Former Raiders defensive tackle Chester McGlockton reportedly died early Nov. 30. He was 42. A cause of death has not been determined, according to published reports.
The Raiders selected McGlockton with the 16th overall choice in the 1992 NFL draft. In his third NFL season, the former Clemson All-America made his first of four straight Pro Bowl appearances — 1994, 1995, 1996, 1997. His best season came in 1994, when he had a career-high 9.5 sacks with three forced fumbles and 48 tackles.
McGlockton also spent time with Kansas City (1998-2000), Denver (2001-2002) and the New York Jets (2003). The Whiteville, North Carolina native had 51 sacks, 4 interceptions and 555 tackles during his 12 NFL seasons.
Former teammate and current Raiders assistant coach Steve Wisniewski told reporters on Nov. 30: “I just can’t express how tragic it is to lose someone like that at 42.”
After his playing career, McGlockton, right, returned to college and earned his undergraduate degree from Tennessee-Martin in 2010. He lived in San Ramon, Calif. with his wife and two children while being an assistant coach at Stanford University. When he joined Stanford, McGlockton developed a friendship with then-head coach Jim Harbaugh, a former Raiders assistant coach.
"Chester’s been a very close and dear friend over the last four years,” Harbaugh, now in his first season as 49ers' head coach, told reporters on Nov. 30. “It was a shock. Just sad, sad today with the news of his passing. Chester was a great guy, good man, doing the right things. … He was helping a lot of people. We’re really going to miss him. To say he was coming into his own as a coach would be understating it. He had already blossomed. He was so positive with the players and with the other coaches. He always had coaching advice or spiritual advice, a smile for you.”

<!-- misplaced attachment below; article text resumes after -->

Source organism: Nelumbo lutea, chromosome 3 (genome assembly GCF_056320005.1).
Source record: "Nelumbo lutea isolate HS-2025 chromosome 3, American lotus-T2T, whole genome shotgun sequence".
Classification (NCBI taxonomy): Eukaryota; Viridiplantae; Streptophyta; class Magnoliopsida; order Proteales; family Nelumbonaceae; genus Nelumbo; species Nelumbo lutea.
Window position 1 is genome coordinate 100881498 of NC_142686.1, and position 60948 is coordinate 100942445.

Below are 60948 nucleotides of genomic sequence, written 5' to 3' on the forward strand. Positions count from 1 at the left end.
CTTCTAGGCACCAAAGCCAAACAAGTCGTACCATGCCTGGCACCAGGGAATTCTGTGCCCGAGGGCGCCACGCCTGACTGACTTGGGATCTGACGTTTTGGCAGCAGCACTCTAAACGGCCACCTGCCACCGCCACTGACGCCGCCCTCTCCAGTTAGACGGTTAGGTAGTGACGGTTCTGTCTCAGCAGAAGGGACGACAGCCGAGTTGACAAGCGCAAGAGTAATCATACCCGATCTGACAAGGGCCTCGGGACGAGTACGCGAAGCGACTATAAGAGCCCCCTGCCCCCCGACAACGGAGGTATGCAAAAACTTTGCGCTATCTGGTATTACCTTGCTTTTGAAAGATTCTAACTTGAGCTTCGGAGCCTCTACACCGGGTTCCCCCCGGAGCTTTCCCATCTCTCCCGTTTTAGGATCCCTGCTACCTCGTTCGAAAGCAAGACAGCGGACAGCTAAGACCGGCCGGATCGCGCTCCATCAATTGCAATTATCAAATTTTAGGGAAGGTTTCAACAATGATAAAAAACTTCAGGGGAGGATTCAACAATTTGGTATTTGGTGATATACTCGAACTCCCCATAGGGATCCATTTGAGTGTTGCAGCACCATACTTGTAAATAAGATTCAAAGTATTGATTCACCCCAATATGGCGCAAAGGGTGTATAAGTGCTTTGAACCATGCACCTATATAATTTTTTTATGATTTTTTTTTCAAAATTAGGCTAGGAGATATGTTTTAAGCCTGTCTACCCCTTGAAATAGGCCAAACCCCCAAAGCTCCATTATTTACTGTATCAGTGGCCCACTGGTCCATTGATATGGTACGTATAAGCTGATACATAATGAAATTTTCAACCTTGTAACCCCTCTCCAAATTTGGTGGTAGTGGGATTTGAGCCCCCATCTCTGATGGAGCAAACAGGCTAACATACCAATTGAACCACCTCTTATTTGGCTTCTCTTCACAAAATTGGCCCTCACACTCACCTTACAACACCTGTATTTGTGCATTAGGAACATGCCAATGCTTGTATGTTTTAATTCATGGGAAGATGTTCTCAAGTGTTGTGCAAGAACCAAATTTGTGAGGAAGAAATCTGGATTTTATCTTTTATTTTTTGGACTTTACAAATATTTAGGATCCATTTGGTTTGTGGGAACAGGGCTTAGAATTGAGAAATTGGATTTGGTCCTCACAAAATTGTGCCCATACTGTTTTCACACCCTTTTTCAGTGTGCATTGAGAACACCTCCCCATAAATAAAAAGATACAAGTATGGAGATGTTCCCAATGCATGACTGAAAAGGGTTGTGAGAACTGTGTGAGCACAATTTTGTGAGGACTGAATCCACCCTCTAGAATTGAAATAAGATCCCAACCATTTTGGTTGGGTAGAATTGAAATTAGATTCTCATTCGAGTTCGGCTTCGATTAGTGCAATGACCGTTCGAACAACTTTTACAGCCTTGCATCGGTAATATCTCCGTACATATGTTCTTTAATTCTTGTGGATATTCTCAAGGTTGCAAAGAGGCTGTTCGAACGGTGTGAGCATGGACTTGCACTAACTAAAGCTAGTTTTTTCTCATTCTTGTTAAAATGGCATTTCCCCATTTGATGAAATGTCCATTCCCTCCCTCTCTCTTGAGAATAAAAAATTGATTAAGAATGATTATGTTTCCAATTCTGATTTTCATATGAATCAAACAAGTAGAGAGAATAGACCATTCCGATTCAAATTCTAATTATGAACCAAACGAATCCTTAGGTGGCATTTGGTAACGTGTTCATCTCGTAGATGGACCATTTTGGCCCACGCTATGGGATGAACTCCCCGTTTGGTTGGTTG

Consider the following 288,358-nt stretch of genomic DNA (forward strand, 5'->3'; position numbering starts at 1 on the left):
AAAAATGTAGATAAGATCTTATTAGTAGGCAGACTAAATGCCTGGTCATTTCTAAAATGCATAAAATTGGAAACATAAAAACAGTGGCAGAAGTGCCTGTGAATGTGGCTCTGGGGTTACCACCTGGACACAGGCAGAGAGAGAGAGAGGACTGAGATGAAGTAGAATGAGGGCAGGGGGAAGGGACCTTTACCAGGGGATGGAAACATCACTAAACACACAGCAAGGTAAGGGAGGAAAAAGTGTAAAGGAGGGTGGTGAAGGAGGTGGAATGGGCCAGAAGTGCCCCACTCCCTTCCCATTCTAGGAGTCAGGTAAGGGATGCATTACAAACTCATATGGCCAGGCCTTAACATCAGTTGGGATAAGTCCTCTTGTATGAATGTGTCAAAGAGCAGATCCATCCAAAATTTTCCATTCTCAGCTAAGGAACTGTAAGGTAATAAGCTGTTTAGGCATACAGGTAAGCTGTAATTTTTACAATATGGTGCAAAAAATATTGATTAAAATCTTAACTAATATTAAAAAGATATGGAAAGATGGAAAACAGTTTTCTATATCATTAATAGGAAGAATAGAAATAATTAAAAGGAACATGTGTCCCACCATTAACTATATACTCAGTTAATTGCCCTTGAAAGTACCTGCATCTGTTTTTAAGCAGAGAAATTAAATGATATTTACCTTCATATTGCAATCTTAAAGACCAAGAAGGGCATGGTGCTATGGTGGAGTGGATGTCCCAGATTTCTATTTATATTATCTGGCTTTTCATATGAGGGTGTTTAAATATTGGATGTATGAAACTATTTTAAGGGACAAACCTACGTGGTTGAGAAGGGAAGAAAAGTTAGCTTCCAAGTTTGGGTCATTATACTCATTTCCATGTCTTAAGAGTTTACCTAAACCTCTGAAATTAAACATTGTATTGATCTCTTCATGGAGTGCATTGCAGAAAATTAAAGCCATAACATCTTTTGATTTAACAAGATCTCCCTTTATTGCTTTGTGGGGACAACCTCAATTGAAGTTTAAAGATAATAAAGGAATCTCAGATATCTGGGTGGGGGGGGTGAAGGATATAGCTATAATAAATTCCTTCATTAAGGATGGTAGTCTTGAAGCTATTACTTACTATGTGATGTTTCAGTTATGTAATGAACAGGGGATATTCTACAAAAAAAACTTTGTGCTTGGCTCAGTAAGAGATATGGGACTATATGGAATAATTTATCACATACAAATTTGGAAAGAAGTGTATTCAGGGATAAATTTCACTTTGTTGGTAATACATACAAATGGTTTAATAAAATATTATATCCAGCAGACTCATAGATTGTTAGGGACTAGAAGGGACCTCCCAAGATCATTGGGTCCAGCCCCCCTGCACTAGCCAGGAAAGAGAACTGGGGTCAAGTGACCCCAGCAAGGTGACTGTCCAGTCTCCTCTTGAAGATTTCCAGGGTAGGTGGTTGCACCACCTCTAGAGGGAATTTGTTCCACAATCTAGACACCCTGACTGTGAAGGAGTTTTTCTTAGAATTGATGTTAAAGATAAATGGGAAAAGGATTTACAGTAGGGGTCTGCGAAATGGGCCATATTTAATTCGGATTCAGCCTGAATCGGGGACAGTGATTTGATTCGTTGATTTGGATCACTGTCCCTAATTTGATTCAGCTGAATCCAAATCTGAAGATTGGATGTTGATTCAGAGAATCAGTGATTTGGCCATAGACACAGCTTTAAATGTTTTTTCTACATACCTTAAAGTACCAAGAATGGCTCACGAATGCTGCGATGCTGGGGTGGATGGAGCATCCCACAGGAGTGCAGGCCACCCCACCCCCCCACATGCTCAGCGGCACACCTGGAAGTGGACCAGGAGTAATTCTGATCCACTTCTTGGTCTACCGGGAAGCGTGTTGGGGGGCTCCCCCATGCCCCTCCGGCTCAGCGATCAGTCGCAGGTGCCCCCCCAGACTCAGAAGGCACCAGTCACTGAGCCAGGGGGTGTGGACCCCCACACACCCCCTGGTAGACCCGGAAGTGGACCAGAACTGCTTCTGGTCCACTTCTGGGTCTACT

Detroit Lions defensive coordinator Gunther Cunningham told reporters on Nov. 30:
During his Raiders career, McGlockton earned a reputation as an elite defensive lineman who thrived despite constant double-team blocking. Near the end of his Raiders career, he seemed disenchanted reportedly because he never received a lucrative contract extension. At 6-foot-4, 235-pounds, McGlockton had 39.5 sacks while starting 80 of 90 games with the Raiders.
“He matured in his years beyond football and looked back with a sense that he could have done more at times,” said Wisniewski, an eight-time Pro Bowl guard who played with McGlockton from 1992 to 1997. “He was hampered by injuries and con ntract issues. But when he wanted to play, no one could block him. He had that ability to be a dominant force like a Mean Joe Greene. He was as good as they come.”
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